When I started teaching yoga an enthusiastic pregnant student kept showing up. Although she melted into the hip openers and expressed her gratitude after class, she intimidated me. I hadn’t made sense of the prenatal yoga “rules” and I assumed her pregnancy made her fragile. Turns out, my fear was exactly what she didn’t need. In the decade since, I’ve faced my trepidation, questioned myths about prenatal exercise, and became a certified perinatal instructor. Now as the In-House Yogi at Clif Bar & Co, one highlight of my job is working with the “preggos.” Witnessing each woman’s passage into motherhood has taught me more than all my academic research.
In the boisterous employee gym we circle our hips, roll our necks, and stretch achy low backs. Warrior poses and squats create waves of intensity to summon deep breathing skills. We become familiar with a variety of birthing positions and relaxation techniques. I often hear venting about a lack of sleep or nausea. Sometimes I just offer a quiet place, arrange bolsters for a restorative pose, and oversee a nap.
Pregnancy invites women into embodiment beyond athletics. One cyclist easily rides 200 miles over the Bay Area hills, but now faces the less delineated challenge of childbirth. While the gym measures strength in pounds and stamina in mileage, prenatal training reminds women of their power that can’t be quantified.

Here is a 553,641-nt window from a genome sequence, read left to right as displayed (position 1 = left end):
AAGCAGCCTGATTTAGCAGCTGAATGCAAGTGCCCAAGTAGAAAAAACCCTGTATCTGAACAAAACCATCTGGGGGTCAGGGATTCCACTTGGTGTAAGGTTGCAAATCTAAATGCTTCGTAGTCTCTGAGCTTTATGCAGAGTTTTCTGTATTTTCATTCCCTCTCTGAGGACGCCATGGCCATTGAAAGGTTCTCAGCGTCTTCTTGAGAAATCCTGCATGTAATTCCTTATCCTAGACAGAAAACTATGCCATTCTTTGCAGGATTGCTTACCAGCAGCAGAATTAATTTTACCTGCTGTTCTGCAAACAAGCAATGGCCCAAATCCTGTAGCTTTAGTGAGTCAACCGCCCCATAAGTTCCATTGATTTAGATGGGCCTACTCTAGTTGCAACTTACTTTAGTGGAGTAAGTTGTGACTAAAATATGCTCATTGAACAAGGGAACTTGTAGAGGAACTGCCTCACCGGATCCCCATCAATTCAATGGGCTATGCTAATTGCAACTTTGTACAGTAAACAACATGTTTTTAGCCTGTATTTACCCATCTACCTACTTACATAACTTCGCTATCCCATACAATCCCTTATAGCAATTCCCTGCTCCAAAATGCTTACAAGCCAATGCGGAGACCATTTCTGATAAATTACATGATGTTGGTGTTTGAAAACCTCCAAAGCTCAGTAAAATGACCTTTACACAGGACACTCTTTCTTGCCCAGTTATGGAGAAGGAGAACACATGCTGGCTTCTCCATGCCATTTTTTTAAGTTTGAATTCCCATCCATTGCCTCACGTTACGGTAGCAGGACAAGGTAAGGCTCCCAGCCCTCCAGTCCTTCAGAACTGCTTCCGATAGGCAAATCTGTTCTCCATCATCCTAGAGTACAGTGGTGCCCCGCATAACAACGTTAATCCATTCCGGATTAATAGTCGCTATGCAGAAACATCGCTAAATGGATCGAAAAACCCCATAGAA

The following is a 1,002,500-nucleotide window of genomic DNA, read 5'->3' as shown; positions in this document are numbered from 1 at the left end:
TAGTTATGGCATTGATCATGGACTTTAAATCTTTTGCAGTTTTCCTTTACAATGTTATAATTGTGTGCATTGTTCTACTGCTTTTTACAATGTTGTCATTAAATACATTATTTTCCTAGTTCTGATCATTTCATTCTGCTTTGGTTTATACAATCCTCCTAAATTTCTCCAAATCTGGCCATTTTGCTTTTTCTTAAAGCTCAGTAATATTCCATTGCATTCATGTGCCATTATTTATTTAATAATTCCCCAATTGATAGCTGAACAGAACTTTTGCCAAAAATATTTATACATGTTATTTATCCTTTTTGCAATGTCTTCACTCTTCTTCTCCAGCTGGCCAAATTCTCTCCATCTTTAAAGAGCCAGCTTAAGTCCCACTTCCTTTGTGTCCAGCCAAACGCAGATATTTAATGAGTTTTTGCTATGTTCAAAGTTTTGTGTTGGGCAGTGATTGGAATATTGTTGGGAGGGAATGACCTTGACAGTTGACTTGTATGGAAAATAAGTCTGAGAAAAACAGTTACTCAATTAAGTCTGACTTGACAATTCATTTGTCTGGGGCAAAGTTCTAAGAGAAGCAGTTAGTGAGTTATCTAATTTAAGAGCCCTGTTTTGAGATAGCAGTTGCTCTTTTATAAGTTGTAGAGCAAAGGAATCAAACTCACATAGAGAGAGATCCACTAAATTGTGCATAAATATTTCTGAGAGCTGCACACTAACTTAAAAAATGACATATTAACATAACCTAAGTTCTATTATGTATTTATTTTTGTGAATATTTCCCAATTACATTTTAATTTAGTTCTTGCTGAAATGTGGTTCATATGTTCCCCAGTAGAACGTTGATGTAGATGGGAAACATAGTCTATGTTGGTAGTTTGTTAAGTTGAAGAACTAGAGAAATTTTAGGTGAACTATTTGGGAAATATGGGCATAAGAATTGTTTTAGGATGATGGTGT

While contending with a changing body, preggos are poked, probed, and groped with superstitions, projections, and politics. Their shifting partnership navigates an array of medical options. And apparently, sufficient First World parents must do a lot of shopping. While assembling the external resources, I hope our sessions are a reminder of their internal resources.
Amidst all the chatter, pregnant women can establish intimacy with their breath and hear their intuition. They can trust themselves and ask for support when needed. Beyond the insecurities, they have the stamina to provide unconditional, parental love.
Too often we perceive pregnancy as foreign and, like I did, let our fear thwart us. To overcome my anxiety, I learned about our brilliant design to birth and nurture a child. I support these women with awe and respect.
SADIE CHANLETT-AVERY is a yoga instructor and holistic fitness trainer who grew up barefoot on a farm in West Virginia. As a chubby kid she felt awkward on the co-ed soccer team and clunky in dance classes. By adolescence she gave up on organized sports and became increasingly sedentary... more »